Are you planning to hike in high altitudes? If so, it’s important to be aware of the risks associated with this activity. High altitude cerebral edema (HACE) is a potentially life-threatening condition that can occur when hiking at very high altitudes.

In this blog post, we’ll discuss HACE prevention and treatment options so you can make an informed decision about your next outdoor adventure.

Understand the Symptoms of HACE

High-altitude cerebral edema (HACE) is a potentially life-threatening condition that develops in high-altitude environments. It is characterized by fluid accumulation in the brain, which can cause confusion, clumsiness, and stumbling.

It is important to be aware of the signs and symptoms of HACE so that you can seek immediate medical attention.

Some common signs and symptoms of HACE include headache, nausea, dizziness, fatigue, loss of coordination, difficulty speaking, rapid pulse, and difficulty breathing. If you experience any of these symptoms, it is important to seek medical attention immediately.

How Can You Treat High Altitude Cerebral Edema (HACE)?

High-altitude cerebral edema (HACE) is a serious, life-threatening form of altitude sickness that requires immediate medical attention.

1. Descent as a First Aid Treatment for HACE

Descending to a lower altitude is the first aid treatment for acute mountain sickness (AMS), high altitude pulmonary edema (HAPE), and high altitude cerebral edema (HACE). If you experience symptoms of AMS, you should immediately descend 500-1000 feet and rest.

Depending on the severity of the symptoms, you may have to descend even further.

For HAPE, the descent of at least 1000-2000 feet is recommended; for HACE, the descent of at least 2000-3000 feet is recommended.

The lower the elevation, the better the chance of recovery. Research has shown that descending even 500 feet can be beneficial in alleviating symptoms of AMS.

However, if the symptoms are not improve or worsen, descent should be continued until there is an improvement. Once the symptoms have subsided, it is advised that you stay at the lower elevation for a day or two before attempting to ascend again. It is important to rest and take it slow when ascending to allow your body time to acclimate to the new altitude.

2. Acclimatizing Safely to High Altitudes

Acclimatizing safely to high altitudes is the best way to prevent altitude sickness. It is important to take the time to acclimatize properly when ascending to higher altitudes. This means planning for rest days and pacing yourself as you ascend.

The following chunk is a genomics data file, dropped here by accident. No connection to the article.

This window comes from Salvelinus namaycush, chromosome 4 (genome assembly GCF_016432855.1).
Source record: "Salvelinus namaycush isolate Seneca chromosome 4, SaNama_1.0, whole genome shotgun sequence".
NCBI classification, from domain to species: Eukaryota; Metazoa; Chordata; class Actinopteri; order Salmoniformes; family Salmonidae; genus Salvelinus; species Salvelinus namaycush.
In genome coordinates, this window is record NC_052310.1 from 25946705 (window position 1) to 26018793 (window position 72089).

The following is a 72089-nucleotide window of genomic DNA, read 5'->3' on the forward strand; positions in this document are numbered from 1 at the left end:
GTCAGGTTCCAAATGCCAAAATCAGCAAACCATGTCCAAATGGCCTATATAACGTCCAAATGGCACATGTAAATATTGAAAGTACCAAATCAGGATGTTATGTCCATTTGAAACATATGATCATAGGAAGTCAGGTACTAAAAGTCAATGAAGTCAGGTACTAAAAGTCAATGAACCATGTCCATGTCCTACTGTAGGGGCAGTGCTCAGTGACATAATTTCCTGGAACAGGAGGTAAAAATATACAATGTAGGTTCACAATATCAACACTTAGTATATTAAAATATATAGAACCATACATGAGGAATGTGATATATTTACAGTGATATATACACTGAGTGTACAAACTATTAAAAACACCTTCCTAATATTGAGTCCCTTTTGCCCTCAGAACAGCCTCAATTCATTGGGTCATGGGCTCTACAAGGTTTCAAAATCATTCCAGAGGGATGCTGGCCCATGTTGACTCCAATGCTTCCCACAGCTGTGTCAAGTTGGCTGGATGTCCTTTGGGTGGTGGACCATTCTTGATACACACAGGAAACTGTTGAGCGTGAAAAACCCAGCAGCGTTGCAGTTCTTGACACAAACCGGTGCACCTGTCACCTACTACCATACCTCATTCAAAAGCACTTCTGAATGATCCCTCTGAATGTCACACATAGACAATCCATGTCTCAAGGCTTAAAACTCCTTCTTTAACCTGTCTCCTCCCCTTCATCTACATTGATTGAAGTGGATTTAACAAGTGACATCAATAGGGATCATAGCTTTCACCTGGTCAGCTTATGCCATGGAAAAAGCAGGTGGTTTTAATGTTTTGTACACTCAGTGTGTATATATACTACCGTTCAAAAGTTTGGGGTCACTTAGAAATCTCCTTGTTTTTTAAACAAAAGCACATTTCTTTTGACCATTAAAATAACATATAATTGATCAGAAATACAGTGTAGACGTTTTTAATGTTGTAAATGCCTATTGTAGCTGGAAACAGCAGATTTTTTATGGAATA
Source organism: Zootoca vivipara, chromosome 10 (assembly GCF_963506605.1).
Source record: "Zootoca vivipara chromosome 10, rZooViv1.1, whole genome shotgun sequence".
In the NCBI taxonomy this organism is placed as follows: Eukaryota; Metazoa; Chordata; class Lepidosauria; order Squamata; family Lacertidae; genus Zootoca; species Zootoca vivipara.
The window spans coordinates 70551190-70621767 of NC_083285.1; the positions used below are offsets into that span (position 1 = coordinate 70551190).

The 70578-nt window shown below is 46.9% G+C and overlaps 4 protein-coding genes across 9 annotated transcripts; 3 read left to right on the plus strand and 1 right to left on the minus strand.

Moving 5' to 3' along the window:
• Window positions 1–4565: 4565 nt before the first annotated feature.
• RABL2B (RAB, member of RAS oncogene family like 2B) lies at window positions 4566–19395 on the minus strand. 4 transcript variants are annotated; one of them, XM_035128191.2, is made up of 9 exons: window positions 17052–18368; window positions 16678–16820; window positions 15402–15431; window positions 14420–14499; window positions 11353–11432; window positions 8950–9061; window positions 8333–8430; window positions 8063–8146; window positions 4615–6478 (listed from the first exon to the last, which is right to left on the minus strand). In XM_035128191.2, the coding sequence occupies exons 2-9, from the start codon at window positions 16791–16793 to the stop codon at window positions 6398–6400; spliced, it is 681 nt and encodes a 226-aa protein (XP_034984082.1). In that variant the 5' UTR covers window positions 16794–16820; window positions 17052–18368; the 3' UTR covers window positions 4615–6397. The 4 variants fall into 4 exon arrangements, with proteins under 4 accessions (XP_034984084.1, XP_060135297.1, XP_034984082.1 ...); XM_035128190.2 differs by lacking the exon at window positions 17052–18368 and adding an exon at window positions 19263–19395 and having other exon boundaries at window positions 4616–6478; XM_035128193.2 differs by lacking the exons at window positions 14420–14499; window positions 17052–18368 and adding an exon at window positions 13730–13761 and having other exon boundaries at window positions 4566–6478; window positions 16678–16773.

You should avoid ascending more than 1,000 feet per day, and for every 3,000 feet of ascent, it is recommended that you take a rest day. Additionally, it is important to watch for signs of altitude sickness and descend immediately if any symptoms arise. If symptoms become severe or you cannot descend on your own, seek medical assistance.

3. Avoid Becoming Dehydrated

It is important to take measures to prevent dehydration while at high altitudes. Make sure to drink plenty of fluids and avoid any extreme physical activity. You should also be aware of the signs of dehydration, such as thirst, fatigue, and dizziness, and adjust your fluid intake accordingly.

3. Managing the Symptoms Without Medical Intervention

Altitude sickness affects people differently, and not everyone needs medical intervention. If your symptoms are mild, you can manage them without medical intervention. It is important to remember that with any altitude sickness, the most important part of treatment involves descending to a lower altitude as soon as possible.

Rest is a key factor in recovery when attempting to manage symptoms without medical intervention. Make sure you get plenty of rest and avoid any strenuous activities. Drink plenty of fluids and avoid alcohol and smoking. Eating light meals can also help reduce symptoms. Over-the-counter medications such as ibuprofen, acetaminophen, and anti-nausea medications can also help relieve symptoms.

If your symptoms persist or worsen after a few days, it is important to seek professional medical help. The longer you stay at a high altitude without descending, the more likely your symptoms will worsen and become dangerous.

Hiker woman with trekking sticks climbs steep on mountain trail, focus on boot

4. Medications Used to Treat or Prevent AMS

When treating high altitude cerebral edema (HACE), medications are an important part of the treatment plan. Acetazolamide is often prescribed to reduce swelling in the brain and improve symptoms.

Ibuprofen may be recommended for those with a history of AMS or milder forms of HACE. It’s important to take medications as prescribed and follow up with your doctor for further guidance.